Superhero live-action television series


Superhero live-action television series

Superhero live-action television series are television series which feature the adventures of superhero characters, typically adapted from their original comic book roots, applied in a live action format. This often requires considerable modification in contrast to the animated series translation of superheroes. Live action series featuring superheroes have been featured on TV almost since the beginning of the comic book medium and continue today in varying degrees. Such programs are typically action, science fiction, and adventure oriented.

History

Limited budgets and oddball writing hampered many early superhero series. The 1950s "Adventures of Superman" series starring George Reeves - an extension of the popular movie serials - featured very limited and unconvincing special effects but was hugely popular.

The live action "Batman" series of the late 1960s, starring Adam West and Burt Ward, made playful use of many of the conventions of superhero comics, including colorful costumes, visual sound effects, implausible escapes, and heavily expository dialog. The series helped sell color televisions and introduced the characters to millions of viewers. It reflected and reinforced the popular perception of superheroes as childish entertainment and made Batman a household name.

"Batman" led to imitators like "Captain Nice" and "Mr. Terrific" but only "The Green Hornet" starring Van Williams as the Hornet and a young Bruce Lee as his sidekick Kato approached the popularity of "Batman".

By the late 1970s, superhero-like series, such as "The Six Million Dollar Man" and its spin-off, "The Bionic Woman," found success. This led to series which were explicitly superhero shows, predominantly on CBS, such as "Wonder Woman" starring Lynda Carter, which, like the previous decades’ "Batman" was a huge hit and continues to be a cult classic despite an overhanging campiness.

There were also abortive attempts at live action adaptations of Spider-Man, Captain America, and Doctor Strange which fans complained failed to adequately emulate the character's stories' action and spirit. In the end, all of these adaptations would fall victim to CBS's desire to avoid being identified as "the superhero network."

The other major superhero series of this era, "The Incredible Hulk" starring Bill Bixby as David Banner and Lou Ferrigno as the Hulk, took a more thoughtful and dramatic approach. The show focused on Banner’s nomadic lifestyle and the curse that the Hulk had placed upon him, as typified by the classic closing image of Banner hitchhiking alone to the music of a quiet piano piece, "The Lonely Man." The series was a ratings success, survived the TV superhero purge of the time and has proven to be the most durable of this period.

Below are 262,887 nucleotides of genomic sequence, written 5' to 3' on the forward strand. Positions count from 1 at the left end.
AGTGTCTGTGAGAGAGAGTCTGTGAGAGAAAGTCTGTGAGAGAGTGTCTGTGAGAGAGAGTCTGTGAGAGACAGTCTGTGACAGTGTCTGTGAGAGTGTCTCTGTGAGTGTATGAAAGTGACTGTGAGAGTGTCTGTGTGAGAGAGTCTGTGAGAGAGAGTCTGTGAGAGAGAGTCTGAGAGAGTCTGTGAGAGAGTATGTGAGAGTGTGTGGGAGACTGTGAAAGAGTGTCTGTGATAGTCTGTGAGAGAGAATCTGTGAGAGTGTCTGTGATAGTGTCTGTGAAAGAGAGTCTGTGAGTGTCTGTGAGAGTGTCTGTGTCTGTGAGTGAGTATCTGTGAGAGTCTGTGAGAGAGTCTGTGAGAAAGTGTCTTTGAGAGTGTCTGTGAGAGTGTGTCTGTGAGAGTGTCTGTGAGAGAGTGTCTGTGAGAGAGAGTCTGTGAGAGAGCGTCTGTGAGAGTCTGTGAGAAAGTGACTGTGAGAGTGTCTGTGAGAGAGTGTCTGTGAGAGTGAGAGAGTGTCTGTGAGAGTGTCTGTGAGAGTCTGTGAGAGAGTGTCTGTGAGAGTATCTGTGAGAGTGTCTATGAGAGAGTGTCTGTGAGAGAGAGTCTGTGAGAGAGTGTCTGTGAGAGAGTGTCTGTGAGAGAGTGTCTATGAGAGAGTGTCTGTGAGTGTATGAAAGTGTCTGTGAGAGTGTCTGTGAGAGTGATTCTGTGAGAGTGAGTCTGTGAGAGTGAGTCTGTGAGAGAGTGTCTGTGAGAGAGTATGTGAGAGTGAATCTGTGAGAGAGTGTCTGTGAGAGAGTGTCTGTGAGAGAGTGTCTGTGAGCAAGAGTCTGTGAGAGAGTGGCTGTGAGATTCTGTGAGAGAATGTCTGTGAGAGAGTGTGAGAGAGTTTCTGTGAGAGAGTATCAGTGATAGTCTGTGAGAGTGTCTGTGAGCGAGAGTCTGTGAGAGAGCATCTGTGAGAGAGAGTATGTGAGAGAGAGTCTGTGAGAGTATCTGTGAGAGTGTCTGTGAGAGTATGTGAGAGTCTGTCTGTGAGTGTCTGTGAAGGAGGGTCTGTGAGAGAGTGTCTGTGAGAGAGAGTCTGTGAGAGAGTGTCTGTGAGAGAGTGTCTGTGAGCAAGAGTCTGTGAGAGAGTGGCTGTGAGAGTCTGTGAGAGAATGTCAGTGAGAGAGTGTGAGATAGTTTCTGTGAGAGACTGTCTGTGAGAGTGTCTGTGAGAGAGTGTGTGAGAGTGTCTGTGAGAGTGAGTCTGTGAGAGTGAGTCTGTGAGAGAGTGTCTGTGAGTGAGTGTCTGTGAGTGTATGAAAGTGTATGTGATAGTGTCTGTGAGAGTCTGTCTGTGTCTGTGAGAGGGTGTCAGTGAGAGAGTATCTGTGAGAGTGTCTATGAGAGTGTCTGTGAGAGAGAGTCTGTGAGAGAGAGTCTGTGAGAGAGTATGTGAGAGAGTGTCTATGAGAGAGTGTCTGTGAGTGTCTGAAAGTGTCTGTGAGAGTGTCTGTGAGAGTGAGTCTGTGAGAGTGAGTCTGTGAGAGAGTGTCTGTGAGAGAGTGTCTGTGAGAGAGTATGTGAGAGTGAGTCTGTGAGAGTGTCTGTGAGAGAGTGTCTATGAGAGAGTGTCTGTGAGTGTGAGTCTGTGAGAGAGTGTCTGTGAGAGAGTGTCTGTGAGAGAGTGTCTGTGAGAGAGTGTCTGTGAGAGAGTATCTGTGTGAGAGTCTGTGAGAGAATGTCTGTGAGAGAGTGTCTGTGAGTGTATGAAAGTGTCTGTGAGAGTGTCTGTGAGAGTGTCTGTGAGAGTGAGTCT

Meanwhile, superhero shows aimed at children, such as "The Shazam!/Isis Hour" and "Electra Woman and Dyna Girl" prospered. In addition, the PBS educational series, "The Electric Company", also prominently featured "Spider-Man" stories, as well as its own creation, Letterman, in its premise while "Sesame Street" occasionally uses the character, Grover, as Super Grover, both examples of educational superheroes.

The 1980s saw the launch of various live-action superhero series that did not have their origins in comic book lore, but only "The Greatest American Hero", a series with a humorous yet respectful tone about a superhero who could barely control his powers, lasted for more than a few episodes.The 1990s saw a resurgence in superhero series, beginning with the short lived live adaptation of "The Flash" which had the misfortune of being scheduled against the television powerhouses, "The Simpsons" and "The Cosby Show". In 1993, the ABC Network had a success with "," which reformatted the Superman mythos as a romantic/action drama. This led to several non-traditional approaches to superheroes in live action shows aimed at older audiences. The most successful were "Buffy the Vampire Slayer", featuring a dyed-in-the-wool idealist superhero who exists within a consciously humorous take on the horror genre, and "Smallville," another Superman reincarnation, which portrayed the hero’s early years in a teen drama format. Other recent TV superhero or superhero-like series enjoying varying degrees of success include: "Angel", "Alias", "Dark Angel", "Mutant X" and "Heroes".

Tokusatsu superheroes

In the late 1960s and early 1970s, shows such as "Ultraman," "Spectreman " "Kamen Rider" defined the Japanese tokusatsu style of action/science fiction/superhero shows. These series rivaled the American model in campiness but differed in that the superheroes could often grow or transform, fought monsters and robots as often as traditional supervillains and the shows were more violent, albeit in a stylized fashion. These shows found a wide audience in Japan and many other parts of the world but gained only a sizable cult following in the U.S. Every year, Japan changes superheroes.

In 1993 "Mighty Morphin Power Rangers," based on Japan’s "Super Sentai," became the first adaptation of a tokusatsu show to become a widespread hit in the Western world. Since then, the Power Rangers franchise has continued to maintain a young Western audience with its many different incarnations.

External links

* [http://www.superheroeslives.com Superheroes Lives]
* [http://www.superherotv.com Superhero TV]


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